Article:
By Susana Patrick. 4th Grade Math. Published at Sunday, November 22nd, 2020 - 19:15:53 PM.
The day proceeded normally. It was a rainy day, with an indoor recess, and an educational assistant came to my room to monitor the class while I took my 15-minute break. When I came back at the end of my break, the educational assistant was nowhere to be seen. The boys were all clustered near my desk, sitting on the floor, actively engaged with something. I quickly realized they had torn open the bag from the toy store, opened each of the puzzles, and had the pieces scattered all over the floor. I was upset... at the assistant who was supposed to be monitoring my class, and at the students, for getting into my personal items and opening puzzles intended for my as-yet-unborn child. I sternly demanded that the boys put the puzzles back together! And then I watched in utter amazement, as I realized that not one of these 4th grade boys was able to put the pieces of a simple inset puzzle back in place!
My philosophy is that how you spend your time and resources reveals what your priorities are. This is my third year of creating a master schedule for Bladen Lakes Primary School. My efforts each year follow the process outlined in the book Elementary School Scheduling: Enhancing Instruction for Student Achievement by Robert Lynn Canady and Michael D. Rettig. This year, I am explicitly charting out the steps I took in making the schedule. My faculty and I at the school participate in shared leadership. The foundation of the schedule is laid out through multiple ongoing conversations with teachers, parents, and students.
A few minutes later I sent her an email and apologized. She responded to my email a few days later with a simple Apology Accepted, an emoji thumbs up, and a wish for a blessed and happy Thanksgiving. Just like that I had apologized, and she accepted. It was over. Something I have worried about on and off for almost 40 years was over. Im not sure what I was afraid of or what I expected to feel, its not like she would have actually called me, its not like Id bump into at the grocery store, we lived almost 1,000 miles from each other, but I was still afraid. I guess I expected to make my amends and feel great, like a huge load was lifted off my shoulders, but I didnt. I expected to see unicorns outside my window sliding down a rainbow giving me a high five, but I didnt see that either. I just thought to myself, OK check that off the list.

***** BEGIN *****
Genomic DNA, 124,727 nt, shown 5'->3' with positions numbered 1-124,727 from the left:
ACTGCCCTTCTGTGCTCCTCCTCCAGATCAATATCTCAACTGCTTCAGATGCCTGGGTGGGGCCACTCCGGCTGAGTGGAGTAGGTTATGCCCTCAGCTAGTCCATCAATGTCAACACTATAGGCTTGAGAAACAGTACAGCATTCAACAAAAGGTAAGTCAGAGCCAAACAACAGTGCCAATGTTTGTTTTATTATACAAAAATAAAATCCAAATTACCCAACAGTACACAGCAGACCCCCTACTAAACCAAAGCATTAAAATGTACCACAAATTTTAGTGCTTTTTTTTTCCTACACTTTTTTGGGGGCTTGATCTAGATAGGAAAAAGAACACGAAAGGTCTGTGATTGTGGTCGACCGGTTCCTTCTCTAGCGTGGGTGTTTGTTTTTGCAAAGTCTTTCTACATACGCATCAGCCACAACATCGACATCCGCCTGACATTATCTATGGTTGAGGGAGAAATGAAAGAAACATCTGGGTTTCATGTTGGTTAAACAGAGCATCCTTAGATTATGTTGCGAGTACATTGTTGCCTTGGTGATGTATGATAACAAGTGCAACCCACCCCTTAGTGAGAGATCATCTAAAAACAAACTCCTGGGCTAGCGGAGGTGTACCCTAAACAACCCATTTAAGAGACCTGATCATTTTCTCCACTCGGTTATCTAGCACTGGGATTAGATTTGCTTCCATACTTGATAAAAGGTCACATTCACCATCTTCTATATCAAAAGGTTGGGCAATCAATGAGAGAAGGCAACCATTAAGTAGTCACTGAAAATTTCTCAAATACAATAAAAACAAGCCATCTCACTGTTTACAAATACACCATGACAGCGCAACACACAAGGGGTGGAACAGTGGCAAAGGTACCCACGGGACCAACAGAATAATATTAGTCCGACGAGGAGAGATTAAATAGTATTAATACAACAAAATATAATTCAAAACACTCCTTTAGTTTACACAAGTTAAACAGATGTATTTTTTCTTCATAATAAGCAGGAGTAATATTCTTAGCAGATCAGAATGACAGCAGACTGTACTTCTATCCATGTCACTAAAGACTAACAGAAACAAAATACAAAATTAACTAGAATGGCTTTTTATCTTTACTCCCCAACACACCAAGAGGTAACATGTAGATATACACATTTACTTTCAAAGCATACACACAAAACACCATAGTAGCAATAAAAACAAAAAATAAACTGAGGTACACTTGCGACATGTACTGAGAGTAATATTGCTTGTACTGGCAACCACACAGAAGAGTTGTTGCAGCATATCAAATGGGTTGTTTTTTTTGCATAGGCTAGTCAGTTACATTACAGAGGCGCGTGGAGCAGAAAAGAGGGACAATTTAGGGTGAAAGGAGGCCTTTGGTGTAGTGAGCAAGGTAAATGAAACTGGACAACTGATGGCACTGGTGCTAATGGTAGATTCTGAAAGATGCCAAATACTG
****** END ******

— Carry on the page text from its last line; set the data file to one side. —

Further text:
There are a lot of ways to help your child study their 4th grade spelling words. Once your child reaches 4th grade, they are already reading fairly well and the challenges of school are increasing. Many children bring home spelling lists of nearly 30 words or more to learn each week. Spelling can be fun and its a great way to improve your childs vocabulary and confidence. For students and parents to rise to the new challenges of 4th grade, we have compiled some quick tips for spelling success. Tip #1 - Study spelling words often during the week. Theres no substitute for practice and, as they say, practice makes perfect. If your child can study multiple times before test day, your childs scores should improve.
4th grade science project ideas are fairly easy to do and can be lots of fun for the class. Kids this age are naturally curious and full of energy so its fairly simple to come up with a fun project that can keep their attention. Theyre always asking questions, trying to further their knowledge of the world around them so think about questions they have asked you because theres a good chance lots of them can be turned into an exciting science experiment for them to try. Basically what you need for a successful science project is a question, a hypothesis and a conclusion. Some 4th grade science projects that have been done in the past include seeing how worms react to light, seeing if plants can grow when watered with liquids other than water (milk, juice, vinegar, etc) and finding out if birds have a preference to what kind of material their houses are made out of (ex. wood, plastic, etc).
Dorit: In your blog, you focus on various ways teachers can engage students. What do you feel by far is the most critical and challenging area(s) for new teachers to acquire? How do you feel about the task of engaging students? Damien: Great question on engaging students. People are attracted to energy. When a teacher is involved and enthusiastic in what she/he is teaching, kids are drawn there. That place is where learning occurs. The way to get there as a teacher is highly up to the individual. If I see a new teacher talking about the objective assigned to her as if she is walking barefoot on broken glass, I will ask her later: "What part of that boring lesson COULD you enjoy teaching?" Usually I get some wild answers after a while. The conclusion we come to is that you have to be interested of the kids wont buy in. New teachers should start finding the ways to be comfortable with the material, the delivery, the "tech toys" like projectors etc, and all the stuff they use to teach. As that comfort is developed, kids will want to come to class and they will learn. Kids are like sponges but if theres no water. Dorit: How has the internet affected teachers ability to think in more dynamic terms of engaging their learners? Your students writing? Damien: I enjoy keeping a blog but that may not be everyones cup of tea. The internet makes it possible to instantly gather photos and information on a variety of topics each day for your kids. I try to do my planning on Thu and Fri after school. At that time I assemble all the stuff I can from the internet. Its also a way to connect with teachers across the globe and escape "the box" of your school site or district thinking patterns.
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